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‘God Doesn’t Care About Your Problems’

“Just because your problem isn’t supposedly as bad as someone else’s, doesn’t mean it’s not important to you,” he explained.

“God has so many other issues to deal with,” we tell ourselves. We don’t mean to fall into the trap, but we hesitate to come to God with a concern or desire of our heart. We almost feel guilty, praying for something that pales in comparison to worse problems that exist. Wars rage across the globe, friends have car accidents, family members come down with disease, and yet we’re wondering which job to take or which relationship to pursue. “God doesn’t care about your problems,” the silent voice whispers.

But while we think we’re lessening the burden on God by giving Him one less prayer to juggle, we’ve put the same restraints on God that we’d put on any human being. We’ve created a god who’s hindered by the limitations of this world. We’ve created a god who doesn’t exist. We’ve turned the Lord into a jazzed up version of our local deli counter, only able to serve one person at a time. The “deli god” is working as fast as possible no doubt, but he’s shackled by the constraints of only having two hands. Only having so many slicers. Only having a single cash register. “I’ll get to your prayer in a minute, sir. Now serving #46.”

Because of this, we hold off on fully immersing ourselves in reaching out to the Lord. We tend to shy away from asking for His direction, despite His call to seek guidance in all aspects of our life (Matthew 7:7-8). We attempt to justify how we’re really doing God a favor by not bothering Him with our requests. “The deli god seems busy. I’ll come back later. That person has a huge order. God definitely needs to serve them first. I don’t want to waste his time with my small request. I’ll take a number and wait.”

But just because you think your problem is insignificant doesn’t mean it’s a waste of God’s time. We’re called to “pray without ceasing” (1 Thessalonians 5:16-18), and God isn’t beholden to the confines of the lunch counter. He is able to serve all at once and serve perfectly.

Everyone has problems. Yours are just as important.

Years ago while catching up with a friend (an OB-GYN doctor) he asked about my life. I relayed the good and the struggles. “But I shouldn’t complain,” I half apologized. “People are going through much more difficult things than I am. My biggest concern is deciding which job to take or where I want to live.” And he got upset with me. He was kind about it, as he knew my intentions were pure, but he told me my line of thinking was wrong, and he explained why.

He told me of a time he sat down with a couple who had recently given birth to a child with special needs. They relayed the difficulties and troubles they were facing but countered, “Well, we shouldn’t complain; it’s not like we have a child with a life-threatening disease.” And just like my situation, my friend chastised them.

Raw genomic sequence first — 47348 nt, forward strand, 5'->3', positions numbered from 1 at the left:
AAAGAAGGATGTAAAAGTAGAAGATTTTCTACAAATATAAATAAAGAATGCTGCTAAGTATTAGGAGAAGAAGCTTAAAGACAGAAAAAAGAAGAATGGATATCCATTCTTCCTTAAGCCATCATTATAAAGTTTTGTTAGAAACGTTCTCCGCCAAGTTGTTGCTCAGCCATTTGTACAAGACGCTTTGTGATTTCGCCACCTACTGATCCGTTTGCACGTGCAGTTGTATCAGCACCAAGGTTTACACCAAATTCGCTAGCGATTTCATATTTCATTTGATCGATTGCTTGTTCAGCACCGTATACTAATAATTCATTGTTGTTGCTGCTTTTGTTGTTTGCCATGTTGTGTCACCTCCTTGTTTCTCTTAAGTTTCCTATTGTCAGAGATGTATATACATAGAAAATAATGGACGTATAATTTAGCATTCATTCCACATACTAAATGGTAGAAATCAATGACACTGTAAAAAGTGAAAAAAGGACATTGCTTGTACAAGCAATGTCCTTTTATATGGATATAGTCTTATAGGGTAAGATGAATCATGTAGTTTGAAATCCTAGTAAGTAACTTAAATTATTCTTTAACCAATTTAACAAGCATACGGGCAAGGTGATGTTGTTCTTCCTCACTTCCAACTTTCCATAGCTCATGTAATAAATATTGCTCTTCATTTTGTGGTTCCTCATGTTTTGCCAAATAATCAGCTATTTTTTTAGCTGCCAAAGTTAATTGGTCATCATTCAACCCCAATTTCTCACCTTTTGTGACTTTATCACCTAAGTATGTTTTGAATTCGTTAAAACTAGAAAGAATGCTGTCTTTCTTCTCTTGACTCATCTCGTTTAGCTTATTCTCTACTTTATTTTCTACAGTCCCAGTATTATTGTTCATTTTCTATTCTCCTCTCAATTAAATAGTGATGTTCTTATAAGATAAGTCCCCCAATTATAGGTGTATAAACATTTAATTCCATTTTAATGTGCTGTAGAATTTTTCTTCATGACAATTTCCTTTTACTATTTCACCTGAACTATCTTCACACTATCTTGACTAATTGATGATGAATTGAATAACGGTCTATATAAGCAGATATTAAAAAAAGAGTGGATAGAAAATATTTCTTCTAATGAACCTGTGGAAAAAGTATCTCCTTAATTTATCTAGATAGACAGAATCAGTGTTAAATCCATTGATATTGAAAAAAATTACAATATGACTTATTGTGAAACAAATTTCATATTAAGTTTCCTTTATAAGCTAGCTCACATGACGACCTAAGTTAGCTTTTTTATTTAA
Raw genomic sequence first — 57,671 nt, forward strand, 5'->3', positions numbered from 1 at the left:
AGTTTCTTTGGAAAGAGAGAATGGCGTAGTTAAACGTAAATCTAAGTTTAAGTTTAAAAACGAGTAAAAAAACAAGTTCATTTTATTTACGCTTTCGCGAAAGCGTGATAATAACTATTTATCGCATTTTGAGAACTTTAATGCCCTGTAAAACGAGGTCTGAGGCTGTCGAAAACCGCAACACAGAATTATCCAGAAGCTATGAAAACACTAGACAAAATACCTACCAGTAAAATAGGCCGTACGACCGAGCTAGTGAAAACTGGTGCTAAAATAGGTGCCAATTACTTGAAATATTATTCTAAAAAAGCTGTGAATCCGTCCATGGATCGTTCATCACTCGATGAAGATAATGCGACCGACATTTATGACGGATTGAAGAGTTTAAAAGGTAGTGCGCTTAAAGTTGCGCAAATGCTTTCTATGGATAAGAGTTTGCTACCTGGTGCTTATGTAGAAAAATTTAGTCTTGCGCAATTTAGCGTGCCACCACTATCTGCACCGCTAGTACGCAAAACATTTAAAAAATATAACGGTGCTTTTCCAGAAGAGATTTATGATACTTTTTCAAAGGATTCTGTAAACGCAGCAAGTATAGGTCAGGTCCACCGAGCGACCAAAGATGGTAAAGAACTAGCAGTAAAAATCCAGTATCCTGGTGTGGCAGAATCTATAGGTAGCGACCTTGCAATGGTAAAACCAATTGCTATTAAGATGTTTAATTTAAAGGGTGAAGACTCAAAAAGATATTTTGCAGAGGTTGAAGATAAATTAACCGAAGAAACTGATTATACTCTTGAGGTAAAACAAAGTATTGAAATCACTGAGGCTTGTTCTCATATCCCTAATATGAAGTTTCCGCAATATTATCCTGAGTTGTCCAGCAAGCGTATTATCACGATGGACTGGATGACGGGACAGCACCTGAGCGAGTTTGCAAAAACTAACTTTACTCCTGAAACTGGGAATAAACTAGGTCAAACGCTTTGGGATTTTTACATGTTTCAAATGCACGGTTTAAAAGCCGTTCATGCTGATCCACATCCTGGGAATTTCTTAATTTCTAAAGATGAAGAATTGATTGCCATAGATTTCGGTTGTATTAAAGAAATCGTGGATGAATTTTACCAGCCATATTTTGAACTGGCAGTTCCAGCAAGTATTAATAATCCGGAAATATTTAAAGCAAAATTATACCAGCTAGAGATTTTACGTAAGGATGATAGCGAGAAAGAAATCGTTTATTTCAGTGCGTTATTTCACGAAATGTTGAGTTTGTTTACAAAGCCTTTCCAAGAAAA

“Just because your problem isn’t supposedly as bad as someone else’s, doesn’t mean it’s not important to you,” he explained. “To you, your child is the most important thing on this earth. The worst problem in the world is the problem your baby is facing. That’s what makes them mean everything in the world to you. It’s not just a child, it’s your child, and it’s alright to think that way. It doesn’t make you selfish; it makes you a loving parent.”

In the same way, God is our loving parent who cares about every aspect of our life. Just because we’re not going through what we think is “the worst problem” doesn’t mean God thinks it’s any less important. He cares about His child’s concerns just like any earthly parent would. And besides, He’s healed the sick, walked on water and conquered death. Trust me; He can deal with more than one person’s problem at a time.

Right now someone reading this is going through a breakup or wondering how they’ll pay the rent after losing a job or facing the death of a loved one. And right now someone is “only” concerned about passing a college class or deciding if her current relationship is worth continuing.

But all these things are perfectly OK to pray about and seek God’s guidance on, even while at first glance someone else’s challenges may seem to take priority on God’s schedule. It’s alright to believe the problems you’re facing are just as important to you. Remember this because God tells us these problems are just as important to Him.

Copyright 2014 Steve Bierfeldt. All rights reserved.

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About the Author

Steve Bierfeldt

Steve Bierfeldt is a libertarian who enjoys CrossFit and continually seeking out (and conquering), new challenges. He writes about travel, saving money, time management, and reaching new goals on his personal blog. He wholeheartedly believes, “To whom much is given, of him much shall be required” (Luke 12:48). Follow him @SteveBierfeldt.

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